Dame Helen Mirren has called for urgent help for theatres following forced closures amid the ongoing coronavirus pandemic and warned that the ‘identity of our nation’ is at stake.
Thousands of UK theatres have warned that, with live performances currently banned and after a lengthy period of closure, they are just weeks away from collapse.
The government published a roadmap on June 26 outlining the return of the industry, but theatres want financial investment and clear dates so that they can plan ahead.
Dame Helen Mirren has called for threatres in Britain to receive greater support to survive warning the nation’s ‘identity is at stake’
The Apollo Theatre in London’s West End pictured during lockdown. Some theatres have warned the may be close to collapse amid the crisis caused by the ongoing coronavirus pandemic
Oscar winner Dame Helen, 74, told BBC Radio 4’s Today programme: ‘What is at stake … is the loss of a cultural history and an identity of our nation that is embedded in what it means to be British.
‘One of the great contributions that our country has made to the world is through theatre, through writing and performing.
Government’s five-step roadmap for theatres
Stage One – Rehearsal and training (no audiences and adhering to social distancing guidelines)
Stage Two – Performances for broadcast and recording purposes (adhering to social distancing guidelines)
Stage Three – Performances outdoors with an audience plus pilots for indoor performances with a limited distance audience
Stage Four – Performances allowed indoors/outdoors (but with a limited distanced audience indoors)
Stage Five – Performances allowed indoors/outdoors (with a fuller audience indoors)
‘It’s one of the reasons that many tourists come to Britain … It is a multibillion-dollar industry, but to me it’s so much more than that…
‘It’s like what Venice is to Italy – that incredible beauty, history … and when Venice becomes flooded, Italy really pulls together to save Venice because they understand the importance of Venice culturally to Italy.
‘And I feel the same about the theatre in Britain.’
The five-step government plan involves firstly rehearsals and training, then performances for broadcast and recording purposes, followed by outdoor shows with audiences, then indoor performances and finally a return to normal.
However, no dates were confirmed and no financial support was guaranteed, leaving many fearing the worst.
Theatre owner and producer Sir Cameron Mackintosh recently pulled Les Miserables, Mary Poppins, Hamilton and The Phantom Of The Opera from the West End for the rest of the year, blaming ‘continued uncertainty’ over when the Government will completely withdraw social distancing measures.
The Theatre Royal in Newcastle announced plans to make half of its staff redundant due to the impact of the lockdown, while Theatre Royal Plymouth started redundancy consultations following a plunge in revenues.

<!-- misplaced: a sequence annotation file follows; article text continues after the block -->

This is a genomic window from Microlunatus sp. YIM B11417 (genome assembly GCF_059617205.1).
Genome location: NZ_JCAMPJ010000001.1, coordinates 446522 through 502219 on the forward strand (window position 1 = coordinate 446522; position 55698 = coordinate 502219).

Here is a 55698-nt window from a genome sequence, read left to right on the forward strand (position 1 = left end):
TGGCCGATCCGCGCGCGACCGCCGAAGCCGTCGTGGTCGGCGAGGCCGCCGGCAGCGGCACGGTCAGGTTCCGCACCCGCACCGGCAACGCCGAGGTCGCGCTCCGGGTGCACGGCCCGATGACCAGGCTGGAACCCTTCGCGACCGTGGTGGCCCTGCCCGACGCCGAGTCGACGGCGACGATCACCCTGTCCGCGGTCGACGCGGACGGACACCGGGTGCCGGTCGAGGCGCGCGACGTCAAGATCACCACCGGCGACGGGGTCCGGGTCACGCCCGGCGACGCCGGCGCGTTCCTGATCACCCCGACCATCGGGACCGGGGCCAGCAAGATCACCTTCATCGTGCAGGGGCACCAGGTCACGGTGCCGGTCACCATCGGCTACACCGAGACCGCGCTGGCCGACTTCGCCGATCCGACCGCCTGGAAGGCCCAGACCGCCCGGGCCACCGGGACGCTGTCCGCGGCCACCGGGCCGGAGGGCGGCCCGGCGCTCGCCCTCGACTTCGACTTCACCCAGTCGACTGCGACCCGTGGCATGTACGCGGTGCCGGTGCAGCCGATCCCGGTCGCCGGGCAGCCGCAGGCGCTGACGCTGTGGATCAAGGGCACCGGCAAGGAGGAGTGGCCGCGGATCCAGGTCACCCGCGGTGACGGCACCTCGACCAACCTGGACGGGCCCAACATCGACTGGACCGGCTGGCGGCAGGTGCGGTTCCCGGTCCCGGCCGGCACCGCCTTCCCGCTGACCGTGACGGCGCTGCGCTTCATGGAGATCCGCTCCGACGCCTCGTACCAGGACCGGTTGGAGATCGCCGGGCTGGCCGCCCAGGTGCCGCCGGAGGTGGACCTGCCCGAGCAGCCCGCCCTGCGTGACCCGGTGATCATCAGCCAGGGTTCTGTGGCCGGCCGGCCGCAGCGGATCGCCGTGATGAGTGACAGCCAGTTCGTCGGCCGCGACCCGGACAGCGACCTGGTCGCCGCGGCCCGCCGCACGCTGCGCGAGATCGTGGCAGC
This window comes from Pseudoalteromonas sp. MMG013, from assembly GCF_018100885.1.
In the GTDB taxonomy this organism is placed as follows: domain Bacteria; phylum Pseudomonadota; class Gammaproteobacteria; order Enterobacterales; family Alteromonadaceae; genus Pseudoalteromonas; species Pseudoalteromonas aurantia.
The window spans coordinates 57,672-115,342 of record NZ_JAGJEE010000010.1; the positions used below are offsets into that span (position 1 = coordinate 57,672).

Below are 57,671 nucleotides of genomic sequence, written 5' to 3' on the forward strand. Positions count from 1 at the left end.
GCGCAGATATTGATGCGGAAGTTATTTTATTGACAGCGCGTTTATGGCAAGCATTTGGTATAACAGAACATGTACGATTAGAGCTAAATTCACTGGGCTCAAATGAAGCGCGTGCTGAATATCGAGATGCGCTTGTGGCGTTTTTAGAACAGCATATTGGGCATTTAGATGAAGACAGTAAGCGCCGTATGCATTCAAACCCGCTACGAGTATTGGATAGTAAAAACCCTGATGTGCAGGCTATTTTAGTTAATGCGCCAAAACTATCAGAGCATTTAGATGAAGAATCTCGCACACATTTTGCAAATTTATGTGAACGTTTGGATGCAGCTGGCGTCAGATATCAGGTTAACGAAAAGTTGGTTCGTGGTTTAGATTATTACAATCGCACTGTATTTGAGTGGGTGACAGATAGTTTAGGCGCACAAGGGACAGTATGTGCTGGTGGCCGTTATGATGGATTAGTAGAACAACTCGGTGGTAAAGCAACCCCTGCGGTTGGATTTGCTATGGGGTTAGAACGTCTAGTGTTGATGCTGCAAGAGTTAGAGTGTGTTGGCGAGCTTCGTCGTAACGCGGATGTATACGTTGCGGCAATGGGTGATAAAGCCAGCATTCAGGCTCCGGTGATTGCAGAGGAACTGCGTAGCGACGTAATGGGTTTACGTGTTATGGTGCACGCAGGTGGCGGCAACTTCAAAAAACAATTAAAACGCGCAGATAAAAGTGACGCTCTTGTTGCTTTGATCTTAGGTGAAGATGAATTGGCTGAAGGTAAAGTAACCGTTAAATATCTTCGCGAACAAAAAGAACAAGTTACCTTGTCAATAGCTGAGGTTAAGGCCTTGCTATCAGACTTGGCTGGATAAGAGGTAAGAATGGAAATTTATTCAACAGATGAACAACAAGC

The director of the National Theatre, Rufus Norris, warned, in an interview with the PA news agency, that the pandemic is ‘likely to be devastating for this industry and consequently for the arts in the UK’ without support.
Nottingham Playhouse’s artistic director, Adam Penford, has warned many theatres may close because of the crisis
Dame Helen claimed that culturally theatres were to Britain what Venice was to Italy
While Nottingham Playhouse’s artistic director, Adam Penford, said that for ‘any theatre there’s a risk of … complete collapse and closure and then potentially never reopening.
‘It’s stark and it’s real and it’s not far away.’
Dame Helen told the Today programme that theatre has a role in ‘the creation of community’.
‘If we need community at any time, we need it right now,’ she said.
‘It’s what we need above all, that sense of community to fight against isolation, the feeling that you’re on your own.’
The actress, who was planning to appear on the London stage in January in a performance which she says has now been cancelled, added: ‘I often watch a movie and I realise halfway through that I’ve seen it once before.
‘I’ve never forgotten a single theatre thing I’ve ever been to as an audience (member). I’ve never forgotten the experience, including the ones that I’ve absolutely hated, couldn’t stand. But it enters into your memory, into your being in a very different way.
‘I think art forms in general in Britain have to have guidance … and huge investment really quickly because they are collapsing.’
Dame Helen, who won an Oscar for her portrayal of the monarch in 2006 film The Queen, said: ‘Until there’s a vaccine, that kind of (stage) performance is going to be very difficult’.
But she said people ‘who create theatre are resourceful, full of imagination and creativity’.